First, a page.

Don’t say I never give you anything, alright? Because let's face it: I give out a lot of design info here on my blog. And today is no exception, because...
The tidbit I’m about to share could quite possibly serve as the perfect solution you’ll someday need to complete a perfect project.
I’ve specified this wood floor several times before, and it’s really becoming my go-to floor product when a job calls for a dark floor.
We all like the reclaimed wood look, right? Because a little distressing helps hide scuffs and scrapes, and variation on a dark floor hides dust and dirt too.
But still... It can be difficult to find a floor with juuuuust the right amount of everything.
A wood floor can either be too rustic and fake looking, too heavily sculpted (which looks sooo cheesy, IMO). or not textured enough to make a difference.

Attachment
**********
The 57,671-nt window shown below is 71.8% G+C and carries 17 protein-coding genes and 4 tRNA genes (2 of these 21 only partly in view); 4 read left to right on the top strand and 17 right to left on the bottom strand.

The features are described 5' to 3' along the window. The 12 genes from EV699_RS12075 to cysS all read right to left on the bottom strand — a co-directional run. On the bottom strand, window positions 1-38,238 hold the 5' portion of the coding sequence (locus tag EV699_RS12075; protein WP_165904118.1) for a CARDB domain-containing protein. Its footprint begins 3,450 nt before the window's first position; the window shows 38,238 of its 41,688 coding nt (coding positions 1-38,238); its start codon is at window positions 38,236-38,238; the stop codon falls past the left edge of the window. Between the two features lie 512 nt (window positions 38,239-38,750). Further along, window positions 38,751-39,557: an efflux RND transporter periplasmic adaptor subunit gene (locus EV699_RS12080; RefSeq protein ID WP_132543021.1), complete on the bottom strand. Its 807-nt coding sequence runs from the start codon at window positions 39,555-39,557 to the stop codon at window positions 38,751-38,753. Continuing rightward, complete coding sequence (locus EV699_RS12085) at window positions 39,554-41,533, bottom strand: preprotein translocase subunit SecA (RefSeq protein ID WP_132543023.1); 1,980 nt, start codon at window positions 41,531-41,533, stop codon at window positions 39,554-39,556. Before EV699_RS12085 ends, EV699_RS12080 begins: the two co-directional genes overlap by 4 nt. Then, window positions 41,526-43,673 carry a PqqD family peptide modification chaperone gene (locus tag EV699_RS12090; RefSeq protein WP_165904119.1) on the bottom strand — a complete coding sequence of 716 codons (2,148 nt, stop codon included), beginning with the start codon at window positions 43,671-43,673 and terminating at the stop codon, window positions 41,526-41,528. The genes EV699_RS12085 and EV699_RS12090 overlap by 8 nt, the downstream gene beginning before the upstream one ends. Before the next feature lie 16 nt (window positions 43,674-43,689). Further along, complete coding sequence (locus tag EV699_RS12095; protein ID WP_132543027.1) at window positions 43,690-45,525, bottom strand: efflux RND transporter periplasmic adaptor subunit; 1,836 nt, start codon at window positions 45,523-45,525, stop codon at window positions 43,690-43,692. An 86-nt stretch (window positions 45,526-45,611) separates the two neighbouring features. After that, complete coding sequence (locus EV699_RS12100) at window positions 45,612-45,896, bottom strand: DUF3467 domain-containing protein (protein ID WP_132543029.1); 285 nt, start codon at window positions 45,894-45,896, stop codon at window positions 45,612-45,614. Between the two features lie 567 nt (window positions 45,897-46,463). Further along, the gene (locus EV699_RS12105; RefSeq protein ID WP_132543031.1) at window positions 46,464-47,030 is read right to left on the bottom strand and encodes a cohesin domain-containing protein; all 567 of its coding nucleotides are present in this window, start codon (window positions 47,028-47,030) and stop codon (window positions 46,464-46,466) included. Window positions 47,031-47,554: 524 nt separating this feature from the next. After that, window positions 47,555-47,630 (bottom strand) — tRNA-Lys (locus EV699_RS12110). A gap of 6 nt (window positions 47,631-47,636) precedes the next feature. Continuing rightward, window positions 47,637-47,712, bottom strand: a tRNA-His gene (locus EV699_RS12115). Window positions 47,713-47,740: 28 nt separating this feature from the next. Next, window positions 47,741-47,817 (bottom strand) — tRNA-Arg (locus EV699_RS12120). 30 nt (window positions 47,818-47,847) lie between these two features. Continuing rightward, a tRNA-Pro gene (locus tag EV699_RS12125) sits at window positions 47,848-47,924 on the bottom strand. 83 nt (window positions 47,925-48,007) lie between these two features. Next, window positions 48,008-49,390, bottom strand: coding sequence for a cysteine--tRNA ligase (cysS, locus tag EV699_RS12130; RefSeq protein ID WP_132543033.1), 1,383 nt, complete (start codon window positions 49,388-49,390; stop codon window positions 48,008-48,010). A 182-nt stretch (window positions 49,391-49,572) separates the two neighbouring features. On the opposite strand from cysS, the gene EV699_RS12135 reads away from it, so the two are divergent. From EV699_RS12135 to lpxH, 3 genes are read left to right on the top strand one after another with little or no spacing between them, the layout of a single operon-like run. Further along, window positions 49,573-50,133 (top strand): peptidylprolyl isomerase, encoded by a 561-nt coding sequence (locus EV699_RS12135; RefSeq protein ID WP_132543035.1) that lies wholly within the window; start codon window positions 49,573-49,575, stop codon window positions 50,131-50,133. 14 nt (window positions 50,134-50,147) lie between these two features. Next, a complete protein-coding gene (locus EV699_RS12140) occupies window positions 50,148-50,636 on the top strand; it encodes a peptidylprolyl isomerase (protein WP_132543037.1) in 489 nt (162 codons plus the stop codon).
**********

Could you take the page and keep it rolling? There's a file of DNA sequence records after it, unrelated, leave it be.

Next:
If it’s too dark and monochromatic you’ll be able to see every tiny speck of everything on the floor, and it will bug you to death - you’ll hate it in a month's time. And if it’s too varied, the floor won’t read as a solid, whole element, thereby making it become the pattern in the room.
I really don’t like wood floors with a lot of color in them either. Red or orange: not really. If you’re going to go with wood, go with something that’s neutral so you don’t limit yourself in future.
Oh, and if it’s really shiny... that’s bad too. BUT don’t get too matte of a finish - that will make it look fake, like laminate.
Or maybe you want a wide board … But don’t go too wide! Because that could be a bit too trendy.
The length of the boards is important too. Lots of little short boards will chop up a room, making the entire space look cheap.
So you see, I've done your homework for you.
Now all you have to do is go to your local flooring store and check out this wood floor yourself.
And....if you're looking for some direction regarding where to start and stop your flooring in an open plan house, check out this post below. It gives some good guidelines to make it all crystal clear.